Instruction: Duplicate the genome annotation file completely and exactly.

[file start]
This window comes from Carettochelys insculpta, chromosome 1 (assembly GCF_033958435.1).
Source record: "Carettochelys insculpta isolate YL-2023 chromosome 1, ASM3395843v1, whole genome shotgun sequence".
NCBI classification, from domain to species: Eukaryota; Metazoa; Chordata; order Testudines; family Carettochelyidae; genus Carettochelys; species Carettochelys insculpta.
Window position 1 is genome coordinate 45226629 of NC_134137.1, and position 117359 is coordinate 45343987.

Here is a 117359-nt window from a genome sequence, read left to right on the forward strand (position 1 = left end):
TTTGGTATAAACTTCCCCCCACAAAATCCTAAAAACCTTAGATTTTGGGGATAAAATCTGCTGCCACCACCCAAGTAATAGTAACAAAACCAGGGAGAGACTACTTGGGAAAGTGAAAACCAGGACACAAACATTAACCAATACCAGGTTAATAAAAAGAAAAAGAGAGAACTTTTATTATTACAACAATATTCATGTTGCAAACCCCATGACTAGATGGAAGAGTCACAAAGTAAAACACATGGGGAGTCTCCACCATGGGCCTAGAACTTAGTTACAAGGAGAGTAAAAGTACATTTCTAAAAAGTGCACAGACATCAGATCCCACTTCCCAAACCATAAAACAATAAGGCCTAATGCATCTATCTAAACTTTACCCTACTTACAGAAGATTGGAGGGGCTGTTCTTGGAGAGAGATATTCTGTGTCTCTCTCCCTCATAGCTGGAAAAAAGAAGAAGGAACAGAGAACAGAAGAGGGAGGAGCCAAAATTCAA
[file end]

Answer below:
This window comes from Carettochelys insculpta, chromosome 1 (assembly GCF_033958435.1).
Source record: "Carettochelys insculpta isolate YL-2023 chromosome 1, ASM3395843v1, whole genome shotgun sequence".
NCBI classification, from domain to species: Eukaryota; Metazoa; Chordata; order Testudines; family Carettochelyidae; genus Carettochelys; species Carettochelys insculpta.
Window position 1 is genome coordinate 45226629 of NC_134137.1, and position 117359 is coordinate 45343987.

Here is a 117359-nt window from a genome sequence, read left to right on the forward strand (position 1 = left end):
TTTGGTATAAACTTCCCCCCACAAAATCCTAAAAACCTTAGATTTTGGGGATAAAATCTGCTGCCACCACCCAAGTAATAGTAACAAAACCAGGGAGAGACTACTTGGGAAAGTGAAAACCAGGACACAAACATTAACCAATACCAGGTTAATAAAAAGAAAAAGAGAGAACTTTTATTATTACAACAATATTCATGTTGCAAACCCCATGACTAGATGGAAGAGTCACAAAGTAAAACACATGGGGAGTCTCCACCATGGGCCTAGAACTTAGTTACAAGGAGAGTAAAAGTACATTTCTAAAAAGTGCACAGACATCAGATCCCACTTCCCAAACCATAAAACAATAAGGCCTAATGCATCTATCTAAACTTTACCCTACTTACAGAAGATTGGAGGGGCTGTTCTTGGAGAGAGATATTCTGTGTCTCTCTCCCTCATAGCTGGAAAAAAGAAGAAGGAACAGAGAACAGAAGAGGGAGGAGCCAAAATTCAA